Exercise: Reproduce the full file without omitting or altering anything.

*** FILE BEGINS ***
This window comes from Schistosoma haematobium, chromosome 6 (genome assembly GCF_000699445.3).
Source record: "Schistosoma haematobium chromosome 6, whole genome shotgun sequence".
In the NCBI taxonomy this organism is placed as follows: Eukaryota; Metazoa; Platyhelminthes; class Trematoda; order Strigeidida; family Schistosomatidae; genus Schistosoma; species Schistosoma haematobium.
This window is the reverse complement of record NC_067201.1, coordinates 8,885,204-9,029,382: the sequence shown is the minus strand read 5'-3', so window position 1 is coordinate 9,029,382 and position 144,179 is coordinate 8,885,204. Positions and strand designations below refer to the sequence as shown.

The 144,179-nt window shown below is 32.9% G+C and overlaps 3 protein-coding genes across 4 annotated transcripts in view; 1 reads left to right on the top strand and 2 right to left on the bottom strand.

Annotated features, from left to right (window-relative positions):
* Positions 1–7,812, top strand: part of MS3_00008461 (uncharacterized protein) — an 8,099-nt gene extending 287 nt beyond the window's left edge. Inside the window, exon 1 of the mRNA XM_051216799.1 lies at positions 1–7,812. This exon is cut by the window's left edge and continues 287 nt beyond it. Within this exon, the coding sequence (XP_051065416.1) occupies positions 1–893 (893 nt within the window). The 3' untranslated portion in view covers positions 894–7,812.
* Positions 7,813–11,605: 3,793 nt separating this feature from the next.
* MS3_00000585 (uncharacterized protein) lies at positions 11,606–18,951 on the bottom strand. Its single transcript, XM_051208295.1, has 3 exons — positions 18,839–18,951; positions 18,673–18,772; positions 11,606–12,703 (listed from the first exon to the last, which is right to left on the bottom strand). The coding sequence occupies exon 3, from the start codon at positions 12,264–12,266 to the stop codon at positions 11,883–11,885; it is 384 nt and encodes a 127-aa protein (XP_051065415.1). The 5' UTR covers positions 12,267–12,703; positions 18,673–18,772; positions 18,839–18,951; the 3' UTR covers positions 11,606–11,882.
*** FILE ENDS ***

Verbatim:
This window comes from Schistosoma haematobium, chromosome 6 (genome assembly GCF_000699445.3).
Source record: "Schistosoma haematobium chromosome 6, whole genome shotgun sequence".
In the NCBI taxonomy this organism is placed as follows: Eukaryota; Metazoa; Platyhelminthes; class Trematoda; order Strigeidida; family Schistosomatidae; genus Schistosoma; species Schistosoma haematobium.
This window is the reverse complement of record NC_067201.1, coordinates 8,885,204-9,029,382: the sequence shown is the minus strand read 5'-3', so window position 1 is coordinate 9,029,382 and position 144,179 is coordinate 8,885,204. Positions and strand designations below refer to the sequence as shown.

The 144,179-nt window shown below is 32.9% G+C and overlaps 3 protein-coding genes across 4 annotated transcripts in view; 1 reads left to right on the top strand and 2 right to left on the bottom strand.

Annotated features, from left to right (window-relative positions):
* Positions 1–7,812, top strand: part of MS3_00008461 (uncharacterized protein) — an 8,099-nt gene extending 287 nt beyond the window's left edge. Inside the window, exon 1 of the mRNA XM_051216799.1 lies at positions 1–7,812. This exon is cut by the window's left edge and continues 287 nt beyond it. Within this exon, the coding sequence (XP_051065416.1) occupies positions 1–893 (893 nt within the window). The 3' untranslated portion in view covers positions 894–7,812.
* Positions 7,813–11,605: 3,793 nt separating this feature from the next.
* MS3_00000585 (uncharacterized protein) lies at positions 11,606–18,951 on the bottom strand. Its single transcript, XM_051208295.1, has 3 exons — positions 18,839–18,951; positions 18,673–18,772; positions 11,606–12,703 (listed from the first exon to the last, which is right to left on the bottom strand). The coding sequence occupies exon 3, from the start codon at positions 12,264–12,266 to the stop codon at positions 11,883–11,885; it is 384 nt and encodes a 127-aa protein (XP_051065415.1). The 5' UTR covers positions 12,267–12,703; positions 18,673–18,772; positions 18,839–18,951; the 3' UTR covers positions 11,606–11,882.